In 2017, Canada’s 150th anniversary, I tried to reach the summit of Mt. Logan via the King Trench with a partner. We were able to reach the summit plateau but had to turn back because my partner was no longer able to continue the climb. I was disappointed not to climb my country’s highest mountain (19,551’/5,959m), but the experience allowed me to become familiar with the mountain and I kept in mind the memories of an extraordinary place. Stimulated by my desire for freedom and strengthened by my experience in 2017, the project to climb Logan alone grew in my mind and finally took shape.
I was flown to base camp on May 15 and immediately I took note of the unique and unexpected situation in which I found myself. I was completely alone at base camp, a big contrast with the previous year, due it to being the year after Canada’s 150th. Before I left base camp, another team of two climbers were dropped off, but I left first and broke trail all the way up, mostly on skis.
My climb went well until Camp 2, when things got more complicated. I had a very difficult day while carrying equipment to camp 3 during acclimatization. While descending on that day, I was suddenly caught in a whiteout and, to make matters worse, I fell into a crevasse, which I was able to escape with much difficulty. Later, I found myself in a dead end and had to jump down a serac, continuing after a rather brutal landing. I finally returned to Camp 2, but this very hard day, which was followed by a six-day storm, forced me to barricade myself in my tent and reflect on whether I should continue the ascent. I was able to regain my motivation and set out again.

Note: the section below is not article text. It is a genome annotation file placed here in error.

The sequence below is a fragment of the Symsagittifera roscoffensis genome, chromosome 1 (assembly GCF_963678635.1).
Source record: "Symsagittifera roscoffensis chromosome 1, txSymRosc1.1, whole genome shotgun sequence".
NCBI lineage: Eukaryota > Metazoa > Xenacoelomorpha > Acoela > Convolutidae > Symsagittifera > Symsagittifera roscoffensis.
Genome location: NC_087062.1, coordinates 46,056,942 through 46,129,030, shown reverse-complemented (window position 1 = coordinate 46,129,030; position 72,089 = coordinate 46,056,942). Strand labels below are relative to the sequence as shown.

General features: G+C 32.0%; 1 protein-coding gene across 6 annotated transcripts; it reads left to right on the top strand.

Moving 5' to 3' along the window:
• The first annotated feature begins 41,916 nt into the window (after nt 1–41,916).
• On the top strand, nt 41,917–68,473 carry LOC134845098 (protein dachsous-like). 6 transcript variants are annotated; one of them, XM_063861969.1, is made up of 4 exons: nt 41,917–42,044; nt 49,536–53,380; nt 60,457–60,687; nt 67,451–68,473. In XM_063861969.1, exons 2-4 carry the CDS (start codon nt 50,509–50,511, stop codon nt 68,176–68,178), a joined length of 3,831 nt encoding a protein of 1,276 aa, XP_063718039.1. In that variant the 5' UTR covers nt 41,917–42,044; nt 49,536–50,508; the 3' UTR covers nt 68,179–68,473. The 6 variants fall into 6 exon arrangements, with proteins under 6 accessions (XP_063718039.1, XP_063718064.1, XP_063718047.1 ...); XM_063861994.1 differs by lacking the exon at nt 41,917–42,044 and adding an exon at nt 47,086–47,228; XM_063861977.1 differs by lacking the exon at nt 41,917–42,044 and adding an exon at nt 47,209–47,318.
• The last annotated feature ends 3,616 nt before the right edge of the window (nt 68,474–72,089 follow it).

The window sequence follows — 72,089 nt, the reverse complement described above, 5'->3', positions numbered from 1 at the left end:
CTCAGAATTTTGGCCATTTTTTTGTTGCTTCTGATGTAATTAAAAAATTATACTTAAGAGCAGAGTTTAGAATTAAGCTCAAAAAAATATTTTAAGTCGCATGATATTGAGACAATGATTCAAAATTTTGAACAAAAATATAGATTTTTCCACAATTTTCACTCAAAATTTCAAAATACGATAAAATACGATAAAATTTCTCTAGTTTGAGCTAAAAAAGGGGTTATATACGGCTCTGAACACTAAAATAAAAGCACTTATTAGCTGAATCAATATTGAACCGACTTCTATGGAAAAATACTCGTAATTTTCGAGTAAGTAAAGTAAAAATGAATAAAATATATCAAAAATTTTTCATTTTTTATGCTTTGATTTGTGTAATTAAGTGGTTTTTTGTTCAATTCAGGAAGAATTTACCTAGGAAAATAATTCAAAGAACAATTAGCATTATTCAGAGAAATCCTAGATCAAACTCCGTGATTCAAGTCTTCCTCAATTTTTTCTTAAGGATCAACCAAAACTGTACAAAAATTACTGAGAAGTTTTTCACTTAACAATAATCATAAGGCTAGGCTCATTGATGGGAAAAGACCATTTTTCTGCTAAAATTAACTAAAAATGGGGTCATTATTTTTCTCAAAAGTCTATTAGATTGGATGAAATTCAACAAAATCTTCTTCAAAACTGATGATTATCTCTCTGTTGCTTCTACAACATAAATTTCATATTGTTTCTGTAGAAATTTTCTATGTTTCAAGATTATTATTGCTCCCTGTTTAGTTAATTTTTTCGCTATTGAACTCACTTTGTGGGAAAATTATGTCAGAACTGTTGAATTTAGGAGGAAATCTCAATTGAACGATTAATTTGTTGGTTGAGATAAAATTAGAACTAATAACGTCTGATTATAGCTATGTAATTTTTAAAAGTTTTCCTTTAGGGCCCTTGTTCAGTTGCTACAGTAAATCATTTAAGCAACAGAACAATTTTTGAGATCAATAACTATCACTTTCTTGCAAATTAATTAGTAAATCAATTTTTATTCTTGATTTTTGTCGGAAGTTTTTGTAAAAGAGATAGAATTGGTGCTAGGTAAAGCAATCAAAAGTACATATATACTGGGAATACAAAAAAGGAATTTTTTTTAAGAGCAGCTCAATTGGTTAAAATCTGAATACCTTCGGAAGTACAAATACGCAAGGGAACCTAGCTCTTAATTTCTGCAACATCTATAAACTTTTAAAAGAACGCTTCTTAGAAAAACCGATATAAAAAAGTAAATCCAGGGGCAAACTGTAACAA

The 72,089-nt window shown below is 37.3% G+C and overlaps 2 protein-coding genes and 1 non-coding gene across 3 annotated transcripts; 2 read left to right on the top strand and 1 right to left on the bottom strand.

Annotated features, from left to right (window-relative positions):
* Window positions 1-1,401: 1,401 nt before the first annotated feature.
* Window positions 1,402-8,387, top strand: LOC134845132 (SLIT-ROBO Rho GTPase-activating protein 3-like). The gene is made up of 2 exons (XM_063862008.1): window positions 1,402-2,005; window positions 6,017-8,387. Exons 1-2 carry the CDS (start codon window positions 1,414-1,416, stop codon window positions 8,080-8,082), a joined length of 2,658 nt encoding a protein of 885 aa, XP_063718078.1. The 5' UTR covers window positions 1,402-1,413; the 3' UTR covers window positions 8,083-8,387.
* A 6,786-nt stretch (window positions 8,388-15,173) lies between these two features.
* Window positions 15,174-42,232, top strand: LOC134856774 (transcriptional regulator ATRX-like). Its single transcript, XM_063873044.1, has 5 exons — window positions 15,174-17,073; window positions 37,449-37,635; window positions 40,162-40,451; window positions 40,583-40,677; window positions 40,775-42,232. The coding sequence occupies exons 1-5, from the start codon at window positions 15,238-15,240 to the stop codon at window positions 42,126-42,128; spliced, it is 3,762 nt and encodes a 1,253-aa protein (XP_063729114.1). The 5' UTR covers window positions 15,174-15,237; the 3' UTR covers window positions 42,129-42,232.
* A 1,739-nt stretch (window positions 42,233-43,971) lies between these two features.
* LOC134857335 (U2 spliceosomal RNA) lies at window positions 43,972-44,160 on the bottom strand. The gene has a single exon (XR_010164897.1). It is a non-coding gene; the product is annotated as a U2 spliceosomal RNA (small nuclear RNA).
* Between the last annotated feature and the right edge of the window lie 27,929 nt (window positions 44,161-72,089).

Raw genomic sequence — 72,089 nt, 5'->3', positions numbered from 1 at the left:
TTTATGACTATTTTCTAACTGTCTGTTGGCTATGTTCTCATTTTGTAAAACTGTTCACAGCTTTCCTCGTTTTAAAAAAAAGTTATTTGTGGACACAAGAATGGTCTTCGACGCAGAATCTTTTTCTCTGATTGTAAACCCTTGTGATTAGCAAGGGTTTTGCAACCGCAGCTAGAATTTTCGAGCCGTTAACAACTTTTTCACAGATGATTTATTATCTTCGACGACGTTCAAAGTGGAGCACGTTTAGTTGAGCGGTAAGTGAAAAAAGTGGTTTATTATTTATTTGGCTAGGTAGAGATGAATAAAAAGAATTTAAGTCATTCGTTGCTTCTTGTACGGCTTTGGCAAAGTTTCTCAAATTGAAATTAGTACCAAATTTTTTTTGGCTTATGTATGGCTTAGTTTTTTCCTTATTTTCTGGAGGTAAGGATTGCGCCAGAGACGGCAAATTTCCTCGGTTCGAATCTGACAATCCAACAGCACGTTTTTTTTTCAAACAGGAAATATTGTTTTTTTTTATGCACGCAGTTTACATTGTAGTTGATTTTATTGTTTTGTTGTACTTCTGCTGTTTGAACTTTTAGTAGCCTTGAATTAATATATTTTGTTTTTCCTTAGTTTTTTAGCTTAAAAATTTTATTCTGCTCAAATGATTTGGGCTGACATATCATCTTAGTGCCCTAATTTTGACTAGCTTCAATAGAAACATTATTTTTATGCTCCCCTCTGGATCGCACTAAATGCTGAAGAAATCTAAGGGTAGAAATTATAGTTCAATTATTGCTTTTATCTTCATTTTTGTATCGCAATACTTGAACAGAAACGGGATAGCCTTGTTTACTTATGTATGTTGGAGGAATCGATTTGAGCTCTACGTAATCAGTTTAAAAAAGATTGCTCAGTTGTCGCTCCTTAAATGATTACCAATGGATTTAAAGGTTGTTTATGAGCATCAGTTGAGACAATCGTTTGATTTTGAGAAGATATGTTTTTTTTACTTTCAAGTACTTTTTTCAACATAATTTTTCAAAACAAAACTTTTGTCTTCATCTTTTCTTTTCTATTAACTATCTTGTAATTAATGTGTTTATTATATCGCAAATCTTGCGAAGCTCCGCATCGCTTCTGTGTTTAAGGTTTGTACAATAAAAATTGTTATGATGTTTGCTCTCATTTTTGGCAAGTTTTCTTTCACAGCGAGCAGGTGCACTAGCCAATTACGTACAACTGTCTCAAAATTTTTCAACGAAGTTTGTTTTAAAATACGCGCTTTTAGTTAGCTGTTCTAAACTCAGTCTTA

Due to a very limited weather window, I adopted a “light and fast” strategy, but still took my high-altitude boots with me because it was very cold. I went up the icefall, and at one point barely avoided being dragged into an avalanche but finally managed to set up my Camp 3, using a simple bivouac tent, at 4,838m. From there, I knew I would have to progress quickly because the weather window was limited. I decided to bypass camp 4 and carry on to the Camp 5 site on the plateau (5,100m) before the summit.
On the morning of May 30, I decided to launch my final push. It was very cold and my feet were frozen. About 300m below the summit, I stopped to assess the situation because the top of the mountain was cloudy and a storm or a whiteout could be fatal during the descent. But I noticed there was no wind, so I decided to take advantage of these stable conditions to climb to the top. I followed the most direct and steepest route toward the top, using crampons and ice axe poles. At 2:38 p.m. I reached the summit of Logan alone! No sign of life for kilometers around. My heart took flight in the immensity at this, the highest point of my grandiose country.